This week’s post was prompted by watching this video from the YouTube channel “In the Steps of the Romanovs”. The video reminded me of my teenage years when I would help my mother make blini (Russian pancakes) during Maslenitsa week. Maslenitsa week is similar to Shrove (or Pancake) Tuesday, except it lasts a week instead of a day!
Maslenitsa week is the week those who follow the Orthodox faith clean out their kitchen of all the products they are not allowed to eat during Lent – basically all animal products, including dairy and eggs. Blinis – which are made from eggs, milk and butter – as well as flour – are cooked to use up the forbidden products. Blini are very, very thin pancakes which are commonly served with savoury toppings like caviar or mushrooms and sour cream, or sweet toppings like jam and sour cream, but always with sour cream. Russians love sour cream.
I decided to follow the recipe shown on the video but made some substitutions. I have a gluten free diet, so I used gluten free flour. I also try not to eat dairy, so I used vegan butter and oat milk instead of the dairy ingredients. I eat eggs, so no problems there. I imagine you could try chia eggs if you wanted to make the recipe vegan – but I would suggest blending the mixture instead of whisking it. My youngest son was visiting so I measured, he whisked, and I cooked. Luckily, I found a bit of jam in the fridge and I had bought some vegan sour cream, so we were all ready to try the blini when they were cooked.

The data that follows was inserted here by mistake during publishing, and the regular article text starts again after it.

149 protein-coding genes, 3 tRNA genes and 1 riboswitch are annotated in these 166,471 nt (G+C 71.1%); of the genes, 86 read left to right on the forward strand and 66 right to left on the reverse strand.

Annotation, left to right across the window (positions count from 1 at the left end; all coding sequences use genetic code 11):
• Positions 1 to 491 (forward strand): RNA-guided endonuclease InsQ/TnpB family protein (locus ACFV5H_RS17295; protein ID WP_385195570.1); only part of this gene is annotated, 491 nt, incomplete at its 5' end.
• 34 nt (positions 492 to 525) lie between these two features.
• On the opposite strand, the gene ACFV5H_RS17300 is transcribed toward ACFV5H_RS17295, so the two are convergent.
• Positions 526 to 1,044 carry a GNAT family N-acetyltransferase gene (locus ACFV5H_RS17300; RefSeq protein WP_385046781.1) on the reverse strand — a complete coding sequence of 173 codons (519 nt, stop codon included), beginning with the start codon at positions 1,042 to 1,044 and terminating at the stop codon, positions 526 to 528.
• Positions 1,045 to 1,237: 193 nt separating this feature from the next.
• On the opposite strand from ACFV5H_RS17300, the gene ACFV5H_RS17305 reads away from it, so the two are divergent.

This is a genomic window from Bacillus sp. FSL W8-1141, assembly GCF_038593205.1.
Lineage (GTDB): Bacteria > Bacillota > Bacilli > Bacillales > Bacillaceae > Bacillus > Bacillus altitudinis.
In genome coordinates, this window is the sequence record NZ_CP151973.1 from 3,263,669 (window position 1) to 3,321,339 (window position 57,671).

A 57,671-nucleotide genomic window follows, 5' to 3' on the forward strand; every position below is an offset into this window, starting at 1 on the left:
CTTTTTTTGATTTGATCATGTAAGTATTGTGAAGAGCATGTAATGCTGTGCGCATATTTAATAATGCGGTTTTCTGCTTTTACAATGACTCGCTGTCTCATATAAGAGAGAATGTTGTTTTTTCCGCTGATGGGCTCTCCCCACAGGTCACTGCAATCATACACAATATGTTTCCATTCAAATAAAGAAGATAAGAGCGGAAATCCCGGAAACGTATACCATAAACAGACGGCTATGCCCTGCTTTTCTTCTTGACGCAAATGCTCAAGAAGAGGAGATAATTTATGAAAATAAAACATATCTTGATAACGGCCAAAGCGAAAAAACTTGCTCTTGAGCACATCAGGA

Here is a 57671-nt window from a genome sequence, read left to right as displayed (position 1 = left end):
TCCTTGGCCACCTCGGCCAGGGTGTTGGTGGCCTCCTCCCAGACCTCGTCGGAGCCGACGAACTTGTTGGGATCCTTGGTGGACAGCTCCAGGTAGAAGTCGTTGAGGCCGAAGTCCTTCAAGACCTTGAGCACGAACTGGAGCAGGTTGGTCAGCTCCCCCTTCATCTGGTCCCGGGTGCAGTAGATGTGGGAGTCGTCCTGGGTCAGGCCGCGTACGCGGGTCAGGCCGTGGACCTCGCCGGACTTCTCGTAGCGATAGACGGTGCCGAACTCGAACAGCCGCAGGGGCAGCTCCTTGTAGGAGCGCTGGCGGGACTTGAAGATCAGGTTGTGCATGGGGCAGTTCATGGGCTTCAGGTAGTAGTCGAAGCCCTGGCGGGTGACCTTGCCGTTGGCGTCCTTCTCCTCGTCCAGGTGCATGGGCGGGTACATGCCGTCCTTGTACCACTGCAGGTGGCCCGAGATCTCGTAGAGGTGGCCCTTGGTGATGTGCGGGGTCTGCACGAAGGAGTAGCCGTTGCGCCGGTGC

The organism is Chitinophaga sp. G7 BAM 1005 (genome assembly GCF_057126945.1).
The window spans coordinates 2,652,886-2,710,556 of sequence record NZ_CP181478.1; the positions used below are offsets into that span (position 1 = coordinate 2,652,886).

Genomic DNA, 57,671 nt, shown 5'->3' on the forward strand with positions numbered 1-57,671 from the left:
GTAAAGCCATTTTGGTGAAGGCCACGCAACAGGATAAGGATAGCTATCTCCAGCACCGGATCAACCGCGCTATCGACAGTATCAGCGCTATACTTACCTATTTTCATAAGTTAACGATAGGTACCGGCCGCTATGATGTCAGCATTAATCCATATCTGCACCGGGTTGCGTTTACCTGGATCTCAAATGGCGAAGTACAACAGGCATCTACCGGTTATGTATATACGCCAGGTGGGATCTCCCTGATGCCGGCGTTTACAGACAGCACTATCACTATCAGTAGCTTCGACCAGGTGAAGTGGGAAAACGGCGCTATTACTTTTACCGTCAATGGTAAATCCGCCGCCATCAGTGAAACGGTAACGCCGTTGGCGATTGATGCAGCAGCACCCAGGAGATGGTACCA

They were delicious!
I remember hating Lent when I was younger. My father and I were meat and dairy eaters and neither of us particularly liked fish. Apart from Lent, every Wednesday and Friday my mother served fish as, according to the Church, no meat could be eaten on those days. How my father and I dreaded Wednesdays, Fridays and all other fasting days! It seems ironic now as I do not eat meat, avoid dairy and enjoy all types of fish – although I rarely eat it.
I always wonder what the reasoning is behind the different rules and regulations about food in the various religions. I know health and hygiene both played a role at times. One day I will have the time to look into it.
Today, being the Sunday of Maslenitsa week, is also Forgiveness Sunday. If you are Orthodox, it is the day you are meant to ask forgiveness of everyone else in your life for any wrong you might have done them. From memory one says (in Russian of course), “forgive me” and the reply is always “God will forgive”. If my memory is incorrect, I am sure my Orthodox friends will correct me. I used to think it very silly indeed for my mother and grandmother to be asking for my forgiveness, but I played along, as did my father.